Neil Gaiman once wrote in Sandman: Season of Mists that “hell is something you carry around with you, not somewhere you go” and with Cinereous Incarnate (I, Voidhanger et al), Abstracter aim to ensure that the feeling of your own personal hell is something that stays with you throughout the remainder of the year. Continue reading
For those who have followed my reviews through the years, I am pretty lenient on hardcore releases considering I am pretty picky with the genre. I have been able to review some great hardcore albums which in turn added some respect points from me. Having said that, I am perplexed when it comes to The Suffering Spirit (Good Fight) from New Jersey’s Old Wounds. I found myself absolutely in love with some of the tracks and then others had me holding my face in my hands, impatiently waiting for the next track. A positive pointer for me is I enjoy the harsh vocals for the most part. The clean vocals, however, seemed a little bland and just came off as simply a needful break from the harsh vocals. Instrumentally, Old Wounds is a tightly captained ship that sounds like what you would expect from a modern hardcore band. Oh and breakdowns. It might just be impossible to have a hardcore band write music without a breakdown nowadays.
The album opener, ‘Rest in Piss’, had a great feel for the opening track in an attempt to set the mood across all eleven tracks. Each time through The Suffering Spirit, this song would get me excited to hear the rest, but I only enjoyed a few other tracks. ‘The Secret Song at the Center of the World’ was one of the tracks that grabbed my attention once again with its slow tempo and sluggish personality. The same sort of characteristics seen in this track are seen later on in the album on ‘Moral Hex. These two tracks alone will get your head banging. I feel as if Old Wounds went for a more mature sound on these two tracks and really hit the nail on the head, unlike most of the remainder of the album. The final track, ‘Desecrate’, was one of the more interesting tracks on the album. Not only is this the longest track at over four minutes, but it sounded like a Mudvayne song with hardcore elements over it.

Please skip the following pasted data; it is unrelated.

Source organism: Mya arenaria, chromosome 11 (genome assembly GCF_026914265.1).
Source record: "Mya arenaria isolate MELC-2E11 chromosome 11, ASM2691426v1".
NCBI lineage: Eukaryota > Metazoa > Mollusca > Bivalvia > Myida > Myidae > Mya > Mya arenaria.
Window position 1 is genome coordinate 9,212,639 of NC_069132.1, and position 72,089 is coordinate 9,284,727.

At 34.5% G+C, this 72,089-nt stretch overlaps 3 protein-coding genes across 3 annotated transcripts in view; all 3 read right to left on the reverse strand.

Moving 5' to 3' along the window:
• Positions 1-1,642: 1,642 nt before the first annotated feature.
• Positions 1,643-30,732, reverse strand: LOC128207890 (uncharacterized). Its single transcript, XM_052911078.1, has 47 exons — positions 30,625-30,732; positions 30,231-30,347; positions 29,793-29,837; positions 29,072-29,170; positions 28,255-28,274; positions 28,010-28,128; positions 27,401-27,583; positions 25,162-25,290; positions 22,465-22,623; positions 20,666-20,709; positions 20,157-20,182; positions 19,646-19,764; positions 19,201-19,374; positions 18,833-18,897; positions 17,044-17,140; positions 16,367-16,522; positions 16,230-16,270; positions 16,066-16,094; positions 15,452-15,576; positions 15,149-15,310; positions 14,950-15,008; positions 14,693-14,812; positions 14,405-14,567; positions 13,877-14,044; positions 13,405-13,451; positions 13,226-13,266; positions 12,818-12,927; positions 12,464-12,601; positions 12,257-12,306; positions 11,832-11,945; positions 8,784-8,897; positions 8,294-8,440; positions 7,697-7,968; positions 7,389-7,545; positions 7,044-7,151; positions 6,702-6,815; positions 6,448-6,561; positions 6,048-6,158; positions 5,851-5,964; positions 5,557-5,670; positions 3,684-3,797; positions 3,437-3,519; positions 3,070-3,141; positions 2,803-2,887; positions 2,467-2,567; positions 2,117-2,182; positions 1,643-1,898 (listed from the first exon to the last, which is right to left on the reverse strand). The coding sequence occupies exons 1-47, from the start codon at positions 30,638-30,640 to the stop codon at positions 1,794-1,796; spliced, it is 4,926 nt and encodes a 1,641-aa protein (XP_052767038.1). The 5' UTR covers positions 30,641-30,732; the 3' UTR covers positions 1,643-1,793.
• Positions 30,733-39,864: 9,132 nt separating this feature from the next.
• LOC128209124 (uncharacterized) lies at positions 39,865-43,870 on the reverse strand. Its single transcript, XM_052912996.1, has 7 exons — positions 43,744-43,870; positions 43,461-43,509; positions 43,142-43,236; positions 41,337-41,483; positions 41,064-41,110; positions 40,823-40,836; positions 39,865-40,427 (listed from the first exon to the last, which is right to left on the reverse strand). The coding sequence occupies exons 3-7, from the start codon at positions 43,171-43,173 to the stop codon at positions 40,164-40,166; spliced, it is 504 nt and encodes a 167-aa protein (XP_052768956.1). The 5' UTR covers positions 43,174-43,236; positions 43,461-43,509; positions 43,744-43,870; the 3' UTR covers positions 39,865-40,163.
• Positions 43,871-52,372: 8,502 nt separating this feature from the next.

As a whole, I was not feeling Old Wound’s latest album. In no way did I think this was an awful album either, just not that exciting. In a larger spectrum, when it comes to modern hardcore, this latest release from the Jersey foursome is certainly one of the better ones I have listened to.
Sometimes a band that you’ve never really fancied before creates the kind of music that grabs you by the balls and makes them stand to attention [! – Reviews Ed]. Sometimes it’s a band that you’ve previously had preconceived ideas about and due to the genre that they’ve been associated with, you’ve scoffed at the very idea of even giving them a try. Feed The Rhino is a band that fit this personal description but after listening to The Sorrow Of The Sound (Century Media) it’s fair to say that many of ones previous misconceptions about the quintet have been banished.
Having not been a fan of some of the bands that Feed The Rhino have been mentioned in the same vein as, bands such as Suicide Silence for example, it was with trepidation that The Sorrow Of The Sound was listened too, but straight from the outset it is clear that the music at hand is of a grand quality.
Beginning with ‘New Wave’ Feed The Rhino treat us to an entrancingly catchy bass line, which quickly descends into a track full of haunting groove and is a contender for best song. The whole album is very melodically appealing, with tunes such as ‘Give Up,’ ‘Behind The Pride’ and ‘Deny and Offend’ providing some rousing choruses.
Mostly fitting into the Hardcore genre of music, The Sorrow Of Sound has vocals to fit – a mixture of screaming and singing, though not everyone will appreciate the blend of both in most songs, especially the harsher ones where the lyrics can sometimes here sound incoherent. However, even if you aren’t a fan of Hardcore music in general, Feed The Rhino’s latest offering is still worth a shot. From the slow burning tunes of ‘Black Horse’ to the aggressive sounds of ‘Bright Side of a Dark Ride,’ The Sorrow Of Sound has a great youthful energy about it that feels accessible to all music fans and not just one of the genre it resides in.
Full of spirit and zest, Feed The Rhino’s third album may have some aspects that might not appeal to everyone but it’s still a great compilation of music regardless. Giving animals with horns on their heads food is not a wise idea, giving bands named after them your time, is.